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Pediatr Emerg Care. 2015 Apr;31(4):255-9. doi: 10.1097/PEC.0000000000000398.

Ultrasound-guided forearm nerve blocks in kids: a novel method for pain control in the treatment of hand-injured pediatric patients in the emergency department.

Author information

1
From the *Department of Emergency Medicine, St. Paul's Hospital and the University of British Columbia, Vancouver, †Department of Pediatric Emergency Medicine, and ‡Division of Emergency Medicine, The Hospital for Sick Children, Toronto, Ontario, Canada.

Abstract

OBJECTIVES:

Ultrasound-guided forearm nerve blocks have been shown to safely reduce pain for emergency procedures in the adult emergency department (ED). Although ultrasonography is widely used for forearm nerve blocks in the adult ED and in the pediatric operating room, no study to date has examined its use in the pediatric emergency setting.

METHODS:

We conducted a prospective nonblinded descriptive study of ultrasound-guided ulnar, median, and radial nerve blocks in a convenience sample of pediatric patients with hand injuries requiring procedural intervention who presented to a freestanding pediatric ED.

RESULTS:

The mean initial pain score for the sample was 5.8, and the mean postprocedure score was 0.8, with a mean on the 10-point visual pain scale of 5 (interquartile range [IQR], 3-6; P = 0.04). Seven patients reported complete resolution of their pain that was signified by a score of 0. The mean time to completion for ulnar nerve block was 79 seconds (IQR, 67-103 seconds). The mean time to completion for median nerve block was 76 seconds (IQR, 70-112 seconds). The mean time to completion for radial nerve block was 69 seconds (IQR, 60-100 seconds). No immediate complications, including vascular puncture, carpal tunnel injury, or direct nerve injection, were noted during the study. At 1-year follow-up, no adverse effects were reported.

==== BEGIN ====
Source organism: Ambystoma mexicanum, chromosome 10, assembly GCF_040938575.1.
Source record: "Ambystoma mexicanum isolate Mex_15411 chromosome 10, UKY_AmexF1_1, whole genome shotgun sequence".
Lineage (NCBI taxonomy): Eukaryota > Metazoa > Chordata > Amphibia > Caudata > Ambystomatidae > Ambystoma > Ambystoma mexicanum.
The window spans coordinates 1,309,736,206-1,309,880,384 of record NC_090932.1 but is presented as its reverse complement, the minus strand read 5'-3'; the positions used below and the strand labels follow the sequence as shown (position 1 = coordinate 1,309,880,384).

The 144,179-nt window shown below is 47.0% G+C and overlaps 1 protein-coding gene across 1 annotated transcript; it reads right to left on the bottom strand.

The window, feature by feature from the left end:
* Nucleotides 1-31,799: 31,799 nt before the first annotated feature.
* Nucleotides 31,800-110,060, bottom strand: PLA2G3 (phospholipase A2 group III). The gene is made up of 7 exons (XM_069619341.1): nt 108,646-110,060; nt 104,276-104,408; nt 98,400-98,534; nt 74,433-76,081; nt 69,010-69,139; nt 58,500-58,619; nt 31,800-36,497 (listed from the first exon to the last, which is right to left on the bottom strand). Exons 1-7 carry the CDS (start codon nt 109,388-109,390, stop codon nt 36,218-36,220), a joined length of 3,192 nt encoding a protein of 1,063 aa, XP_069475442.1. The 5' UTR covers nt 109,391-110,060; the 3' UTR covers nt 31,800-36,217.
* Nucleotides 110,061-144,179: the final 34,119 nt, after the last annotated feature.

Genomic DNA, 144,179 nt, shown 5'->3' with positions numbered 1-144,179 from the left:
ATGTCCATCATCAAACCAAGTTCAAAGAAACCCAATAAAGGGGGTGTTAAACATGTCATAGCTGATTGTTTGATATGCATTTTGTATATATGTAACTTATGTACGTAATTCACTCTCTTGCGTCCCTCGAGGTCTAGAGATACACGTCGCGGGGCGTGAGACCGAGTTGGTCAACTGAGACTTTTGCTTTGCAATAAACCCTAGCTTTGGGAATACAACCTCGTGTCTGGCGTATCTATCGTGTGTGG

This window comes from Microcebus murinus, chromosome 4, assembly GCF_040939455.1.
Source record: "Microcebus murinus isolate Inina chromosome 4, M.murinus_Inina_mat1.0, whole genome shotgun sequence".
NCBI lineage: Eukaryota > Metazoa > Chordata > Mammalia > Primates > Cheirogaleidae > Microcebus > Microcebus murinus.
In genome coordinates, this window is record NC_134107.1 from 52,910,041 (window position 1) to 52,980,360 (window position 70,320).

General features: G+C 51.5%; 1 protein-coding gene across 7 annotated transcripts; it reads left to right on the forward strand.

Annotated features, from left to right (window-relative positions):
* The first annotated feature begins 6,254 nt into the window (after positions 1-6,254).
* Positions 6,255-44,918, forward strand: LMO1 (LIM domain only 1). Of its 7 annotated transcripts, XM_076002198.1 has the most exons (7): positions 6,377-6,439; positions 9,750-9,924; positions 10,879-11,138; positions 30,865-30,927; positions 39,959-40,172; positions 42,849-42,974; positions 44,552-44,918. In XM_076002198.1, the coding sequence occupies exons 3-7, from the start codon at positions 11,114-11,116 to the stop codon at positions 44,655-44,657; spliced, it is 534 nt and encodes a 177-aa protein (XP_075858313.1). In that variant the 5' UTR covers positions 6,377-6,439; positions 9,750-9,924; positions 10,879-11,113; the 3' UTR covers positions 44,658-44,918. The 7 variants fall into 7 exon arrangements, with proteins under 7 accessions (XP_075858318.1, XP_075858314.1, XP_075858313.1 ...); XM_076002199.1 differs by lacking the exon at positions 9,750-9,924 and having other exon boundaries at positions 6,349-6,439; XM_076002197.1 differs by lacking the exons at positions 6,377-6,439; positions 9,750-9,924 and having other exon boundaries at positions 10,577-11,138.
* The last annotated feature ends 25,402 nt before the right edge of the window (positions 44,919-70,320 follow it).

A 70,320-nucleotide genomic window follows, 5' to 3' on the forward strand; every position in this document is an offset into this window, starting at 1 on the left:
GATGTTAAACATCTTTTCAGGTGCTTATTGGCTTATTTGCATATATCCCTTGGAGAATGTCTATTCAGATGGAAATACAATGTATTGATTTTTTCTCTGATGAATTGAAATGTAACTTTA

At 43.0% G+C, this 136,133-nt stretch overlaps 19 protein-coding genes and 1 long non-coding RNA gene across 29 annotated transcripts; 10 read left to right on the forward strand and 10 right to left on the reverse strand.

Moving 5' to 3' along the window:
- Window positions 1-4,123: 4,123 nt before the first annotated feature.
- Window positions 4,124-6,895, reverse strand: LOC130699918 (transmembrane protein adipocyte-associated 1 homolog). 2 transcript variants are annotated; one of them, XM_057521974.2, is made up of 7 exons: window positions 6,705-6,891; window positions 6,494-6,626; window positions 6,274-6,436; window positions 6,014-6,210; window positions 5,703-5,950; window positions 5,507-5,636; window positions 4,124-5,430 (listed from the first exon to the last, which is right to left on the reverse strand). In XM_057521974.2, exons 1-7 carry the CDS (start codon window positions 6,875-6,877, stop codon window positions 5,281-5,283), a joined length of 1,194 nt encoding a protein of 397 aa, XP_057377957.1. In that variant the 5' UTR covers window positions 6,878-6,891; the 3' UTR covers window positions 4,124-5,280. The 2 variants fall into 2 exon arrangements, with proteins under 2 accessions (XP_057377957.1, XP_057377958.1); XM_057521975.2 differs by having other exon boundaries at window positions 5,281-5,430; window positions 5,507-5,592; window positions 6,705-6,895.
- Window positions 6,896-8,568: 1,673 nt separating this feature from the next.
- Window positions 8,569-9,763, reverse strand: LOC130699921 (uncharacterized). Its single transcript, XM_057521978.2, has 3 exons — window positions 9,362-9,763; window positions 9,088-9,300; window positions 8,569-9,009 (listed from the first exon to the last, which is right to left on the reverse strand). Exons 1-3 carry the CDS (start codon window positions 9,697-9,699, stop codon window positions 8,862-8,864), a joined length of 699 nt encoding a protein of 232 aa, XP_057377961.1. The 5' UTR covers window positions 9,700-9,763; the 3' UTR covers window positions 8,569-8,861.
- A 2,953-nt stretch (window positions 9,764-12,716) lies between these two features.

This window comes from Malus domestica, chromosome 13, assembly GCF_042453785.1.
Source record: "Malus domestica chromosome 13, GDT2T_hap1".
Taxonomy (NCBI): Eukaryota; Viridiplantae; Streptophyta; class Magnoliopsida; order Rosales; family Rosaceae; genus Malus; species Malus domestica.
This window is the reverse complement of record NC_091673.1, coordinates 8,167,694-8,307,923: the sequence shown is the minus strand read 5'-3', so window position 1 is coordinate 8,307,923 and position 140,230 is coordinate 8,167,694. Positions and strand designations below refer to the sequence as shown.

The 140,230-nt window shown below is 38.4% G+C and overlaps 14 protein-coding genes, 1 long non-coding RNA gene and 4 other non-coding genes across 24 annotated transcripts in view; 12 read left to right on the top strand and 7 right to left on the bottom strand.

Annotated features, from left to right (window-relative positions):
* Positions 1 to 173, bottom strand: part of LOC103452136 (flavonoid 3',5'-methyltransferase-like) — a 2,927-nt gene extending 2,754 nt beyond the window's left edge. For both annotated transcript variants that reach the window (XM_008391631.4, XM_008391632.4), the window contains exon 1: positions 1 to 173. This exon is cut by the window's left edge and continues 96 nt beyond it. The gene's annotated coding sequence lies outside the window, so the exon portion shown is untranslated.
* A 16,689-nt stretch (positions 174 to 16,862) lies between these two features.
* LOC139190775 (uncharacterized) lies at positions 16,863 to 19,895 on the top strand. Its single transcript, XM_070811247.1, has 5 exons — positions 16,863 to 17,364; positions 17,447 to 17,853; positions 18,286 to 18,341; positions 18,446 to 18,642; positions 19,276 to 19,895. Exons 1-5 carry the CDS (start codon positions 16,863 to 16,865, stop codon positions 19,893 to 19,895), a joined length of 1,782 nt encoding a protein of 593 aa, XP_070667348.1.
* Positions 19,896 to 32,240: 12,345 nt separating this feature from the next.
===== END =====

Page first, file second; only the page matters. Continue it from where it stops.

CONCLUSIONS:

Ultrasound-guided forearm nerve blocks are effective for pediatric patients in the ED. The procedure provides effective analgesia and facilitates care while minimizing iatrogenic risk.

PMID:
25803747
DOI:
10.1097/PEC.0000000000000398
[Indexed for MEDLINE]

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